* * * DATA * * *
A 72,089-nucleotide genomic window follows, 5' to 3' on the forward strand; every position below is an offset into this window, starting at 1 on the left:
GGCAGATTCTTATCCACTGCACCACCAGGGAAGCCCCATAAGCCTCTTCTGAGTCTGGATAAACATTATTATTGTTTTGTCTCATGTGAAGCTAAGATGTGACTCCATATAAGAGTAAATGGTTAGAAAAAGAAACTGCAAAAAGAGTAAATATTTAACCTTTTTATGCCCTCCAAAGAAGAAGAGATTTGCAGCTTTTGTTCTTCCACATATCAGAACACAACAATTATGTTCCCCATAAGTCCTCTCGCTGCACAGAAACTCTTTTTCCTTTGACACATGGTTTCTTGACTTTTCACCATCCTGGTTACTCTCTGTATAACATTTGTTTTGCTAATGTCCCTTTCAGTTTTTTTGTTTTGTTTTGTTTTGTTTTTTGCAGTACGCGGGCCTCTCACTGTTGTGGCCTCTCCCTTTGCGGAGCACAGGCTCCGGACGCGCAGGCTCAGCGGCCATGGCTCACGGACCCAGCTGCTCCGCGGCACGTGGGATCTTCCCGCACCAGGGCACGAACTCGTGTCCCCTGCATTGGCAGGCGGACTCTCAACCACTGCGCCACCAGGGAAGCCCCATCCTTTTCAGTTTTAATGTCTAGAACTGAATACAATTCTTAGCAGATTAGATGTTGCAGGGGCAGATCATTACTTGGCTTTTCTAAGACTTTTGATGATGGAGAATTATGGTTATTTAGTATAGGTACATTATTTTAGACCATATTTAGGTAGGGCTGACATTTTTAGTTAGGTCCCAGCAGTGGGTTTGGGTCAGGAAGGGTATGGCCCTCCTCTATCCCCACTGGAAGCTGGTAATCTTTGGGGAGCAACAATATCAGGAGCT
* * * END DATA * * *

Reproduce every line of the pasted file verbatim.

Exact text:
A 72,089-nucleotide genomic window follows, 5' to 3' on the forward strand; every position below is an offset into this window, starting at 1 on the left:
GGCAGATTCTTATCCACTGCACCACCAGGGAAGCCCCATAAGCCTCTTCTGAGTCTGGATAAACATTATTATTGTTTTGTCTCATGTGAAGCTAAGATGTGACTCCATATAAGAGTAAATGGTTAGAAAAAGAAACTGCAAAAAGAGTAAATATTTAACCTTTTTATGCCCTCCAAAGAAGAAGAGATTTGCAGCTTTTGTTCTTCCACATATCAGAACACAACAATTATGTTCCCCATAAGTCCTCTCGCTGCACAGAAACTCTTTTTCCTTTGACACATGGTTTCTTGACTTTTCACCATCCTGGTTACTCTCTGTATAACATTTGTTTTGCTAATGTCCCTTTCAGTTTTTTTGTTTTGTTTTGTTTTGTTTTTTGCAGTACGCGGGCCTCTCACTGTTGTGGCCTCTCCCTTTGCGGAGCACAGGCTCCGGACGCGCAGGCTCAGCGGCCATGGCTCACGGACCCAGCTGCTCCGCGGCACGTGGGATCTTCCCGCACCAGGGCACGAACTCGTGTCCCCTGCATTGGCAGGCGGACTCTCAACCACTGCGCCACCAGGGAAGCCCCATCCTTTTCAGTTTTAATGTCTAGAACTGAATACAATTCTTAGCAGATTAGATGTTGCAGGGGCAGATCATTACTTGGCTTTTCTAAGACTTTTGATGATGGAGAATTATGGTTATTTAGTATAGGTACATTATTTTAGACCATATTTAGGTAGGGCTGACATTTTTAGTTAGGTCCCAGCAGTGGGTTTGGGTCAGGAAGGGTATGGCCCTCCTCTATCCCCACTGGAAGCTGGTAATCTTTGGGGAGCAACAATATCAGGAGCT